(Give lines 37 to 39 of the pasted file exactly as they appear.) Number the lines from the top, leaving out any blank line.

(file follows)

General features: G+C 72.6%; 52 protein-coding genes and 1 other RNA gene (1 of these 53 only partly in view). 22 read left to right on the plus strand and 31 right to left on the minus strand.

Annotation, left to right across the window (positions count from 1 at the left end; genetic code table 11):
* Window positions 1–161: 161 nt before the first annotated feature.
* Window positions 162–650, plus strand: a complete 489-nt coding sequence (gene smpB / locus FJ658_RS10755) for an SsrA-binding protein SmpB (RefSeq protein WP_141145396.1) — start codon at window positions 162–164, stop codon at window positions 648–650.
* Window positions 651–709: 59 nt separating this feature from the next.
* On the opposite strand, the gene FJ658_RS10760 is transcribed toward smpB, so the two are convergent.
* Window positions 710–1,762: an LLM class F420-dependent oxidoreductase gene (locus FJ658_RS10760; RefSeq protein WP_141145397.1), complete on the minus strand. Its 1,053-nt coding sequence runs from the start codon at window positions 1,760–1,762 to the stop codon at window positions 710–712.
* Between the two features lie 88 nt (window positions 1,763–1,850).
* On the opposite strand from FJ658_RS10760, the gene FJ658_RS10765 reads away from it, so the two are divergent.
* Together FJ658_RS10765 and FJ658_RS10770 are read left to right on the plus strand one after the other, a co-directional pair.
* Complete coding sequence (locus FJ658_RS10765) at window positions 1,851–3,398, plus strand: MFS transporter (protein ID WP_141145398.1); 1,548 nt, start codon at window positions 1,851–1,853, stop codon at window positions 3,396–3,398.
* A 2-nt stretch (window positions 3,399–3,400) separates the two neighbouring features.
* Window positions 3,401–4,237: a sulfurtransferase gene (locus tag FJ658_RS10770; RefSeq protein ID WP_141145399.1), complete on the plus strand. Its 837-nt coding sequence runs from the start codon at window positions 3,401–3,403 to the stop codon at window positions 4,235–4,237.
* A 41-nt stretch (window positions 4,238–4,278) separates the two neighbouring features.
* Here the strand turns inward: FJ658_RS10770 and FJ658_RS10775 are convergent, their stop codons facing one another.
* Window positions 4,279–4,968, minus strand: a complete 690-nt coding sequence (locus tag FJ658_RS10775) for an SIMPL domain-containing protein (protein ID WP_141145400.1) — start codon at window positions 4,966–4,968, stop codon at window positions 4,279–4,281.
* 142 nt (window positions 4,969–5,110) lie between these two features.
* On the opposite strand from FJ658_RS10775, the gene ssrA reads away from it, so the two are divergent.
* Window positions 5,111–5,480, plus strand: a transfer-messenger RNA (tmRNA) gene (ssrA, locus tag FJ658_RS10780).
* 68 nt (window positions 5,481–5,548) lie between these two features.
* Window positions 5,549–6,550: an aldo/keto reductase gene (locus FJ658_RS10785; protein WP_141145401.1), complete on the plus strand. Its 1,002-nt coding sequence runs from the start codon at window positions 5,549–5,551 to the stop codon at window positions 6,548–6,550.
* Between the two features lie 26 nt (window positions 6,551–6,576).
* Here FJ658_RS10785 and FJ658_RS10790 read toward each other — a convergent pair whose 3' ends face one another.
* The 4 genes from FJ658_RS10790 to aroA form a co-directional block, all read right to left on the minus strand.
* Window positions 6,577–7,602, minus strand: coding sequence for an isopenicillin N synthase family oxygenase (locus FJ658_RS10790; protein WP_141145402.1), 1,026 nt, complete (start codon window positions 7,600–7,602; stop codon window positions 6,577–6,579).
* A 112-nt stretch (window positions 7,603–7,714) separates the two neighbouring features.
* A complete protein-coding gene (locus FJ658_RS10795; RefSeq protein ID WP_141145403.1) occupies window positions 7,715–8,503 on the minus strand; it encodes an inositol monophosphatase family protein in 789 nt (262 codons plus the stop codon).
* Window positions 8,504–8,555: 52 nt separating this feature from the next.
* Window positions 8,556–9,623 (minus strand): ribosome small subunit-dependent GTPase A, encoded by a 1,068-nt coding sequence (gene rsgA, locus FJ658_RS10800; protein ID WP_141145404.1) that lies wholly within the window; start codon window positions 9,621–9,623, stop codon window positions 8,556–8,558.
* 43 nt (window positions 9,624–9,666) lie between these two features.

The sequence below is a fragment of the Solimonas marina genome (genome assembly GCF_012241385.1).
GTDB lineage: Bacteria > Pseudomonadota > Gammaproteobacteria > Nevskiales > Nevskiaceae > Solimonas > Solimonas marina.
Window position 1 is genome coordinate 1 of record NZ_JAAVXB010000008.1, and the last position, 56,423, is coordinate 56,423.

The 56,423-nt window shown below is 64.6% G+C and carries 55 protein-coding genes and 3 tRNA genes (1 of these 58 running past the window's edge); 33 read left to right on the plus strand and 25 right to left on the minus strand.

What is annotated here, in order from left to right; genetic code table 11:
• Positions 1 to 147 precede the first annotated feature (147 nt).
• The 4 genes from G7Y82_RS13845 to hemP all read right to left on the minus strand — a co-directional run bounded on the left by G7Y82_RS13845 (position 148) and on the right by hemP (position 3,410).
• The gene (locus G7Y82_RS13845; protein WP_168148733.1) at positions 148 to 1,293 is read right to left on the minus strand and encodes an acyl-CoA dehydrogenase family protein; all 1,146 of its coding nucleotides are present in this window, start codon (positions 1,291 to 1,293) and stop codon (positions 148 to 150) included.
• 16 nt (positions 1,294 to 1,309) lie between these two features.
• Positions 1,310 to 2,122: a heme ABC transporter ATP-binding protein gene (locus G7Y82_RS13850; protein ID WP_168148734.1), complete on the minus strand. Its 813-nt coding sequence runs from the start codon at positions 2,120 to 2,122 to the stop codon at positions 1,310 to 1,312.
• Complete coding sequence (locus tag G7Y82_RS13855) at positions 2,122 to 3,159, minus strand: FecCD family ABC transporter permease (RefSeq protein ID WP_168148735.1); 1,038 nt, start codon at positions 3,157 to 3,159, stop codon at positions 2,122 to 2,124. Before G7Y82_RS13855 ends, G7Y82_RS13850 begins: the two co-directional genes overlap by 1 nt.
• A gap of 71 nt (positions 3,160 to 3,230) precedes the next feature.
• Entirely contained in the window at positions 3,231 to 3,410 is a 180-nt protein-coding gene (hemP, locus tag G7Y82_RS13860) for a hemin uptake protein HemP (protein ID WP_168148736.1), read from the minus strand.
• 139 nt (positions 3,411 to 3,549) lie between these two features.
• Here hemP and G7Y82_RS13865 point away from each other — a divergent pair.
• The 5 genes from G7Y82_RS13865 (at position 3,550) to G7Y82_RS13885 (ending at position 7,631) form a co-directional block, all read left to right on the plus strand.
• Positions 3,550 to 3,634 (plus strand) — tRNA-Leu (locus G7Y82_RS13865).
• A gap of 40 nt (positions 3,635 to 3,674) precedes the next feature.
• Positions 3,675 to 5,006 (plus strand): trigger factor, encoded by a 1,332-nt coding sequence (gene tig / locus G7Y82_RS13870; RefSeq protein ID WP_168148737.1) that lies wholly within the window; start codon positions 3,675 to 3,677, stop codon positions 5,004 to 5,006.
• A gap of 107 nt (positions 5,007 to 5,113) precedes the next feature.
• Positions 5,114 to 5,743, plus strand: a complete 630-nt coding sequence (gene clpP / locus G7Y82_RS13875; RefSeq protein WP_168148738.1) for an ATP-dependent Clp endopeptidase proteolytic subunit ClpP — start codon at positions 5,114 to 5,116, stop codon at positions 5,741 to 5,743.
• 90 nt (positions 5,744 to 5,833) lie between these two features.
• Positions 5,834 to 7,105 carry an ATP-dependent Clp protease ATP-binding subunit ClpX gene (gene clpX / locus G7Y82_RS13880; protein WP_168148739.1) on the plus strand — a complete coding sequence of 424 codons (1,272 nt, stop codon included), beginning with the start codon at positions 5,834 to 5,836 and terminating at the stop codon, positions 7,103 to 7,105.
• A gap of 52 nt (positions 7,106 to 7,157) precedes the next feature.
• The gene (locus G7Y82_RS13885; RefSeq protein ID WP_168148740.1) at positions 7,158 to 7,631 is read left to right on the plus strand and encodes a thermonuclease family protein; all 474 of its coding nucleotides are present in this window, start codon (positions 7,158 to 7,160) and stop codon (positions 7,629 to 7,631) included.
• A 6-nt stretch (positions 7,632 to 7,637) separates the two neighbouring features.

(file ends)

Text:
• The 4 genes from G7Y82_RS13845 to hemP all read right to left on the minus strand — a co-directional run bounded on the left by G7Y82_RS13845 (position 148) and on the right by hemP (position 3,410).
• The gene (locus G7Y82_RS13845; protein WP_168148733.1) at positions 148 to 1,293 is read right to left on the minus strand and encodes an acyl-CoA dehydrogenase family protein; all 1,146 of its coding nucleotides are present in this window, start codon (positions 1,291 to 1,293) and stop codon (positions 148 to 150) included.
• 16 nt (positions 1,294 to 1,309) lie between these two features.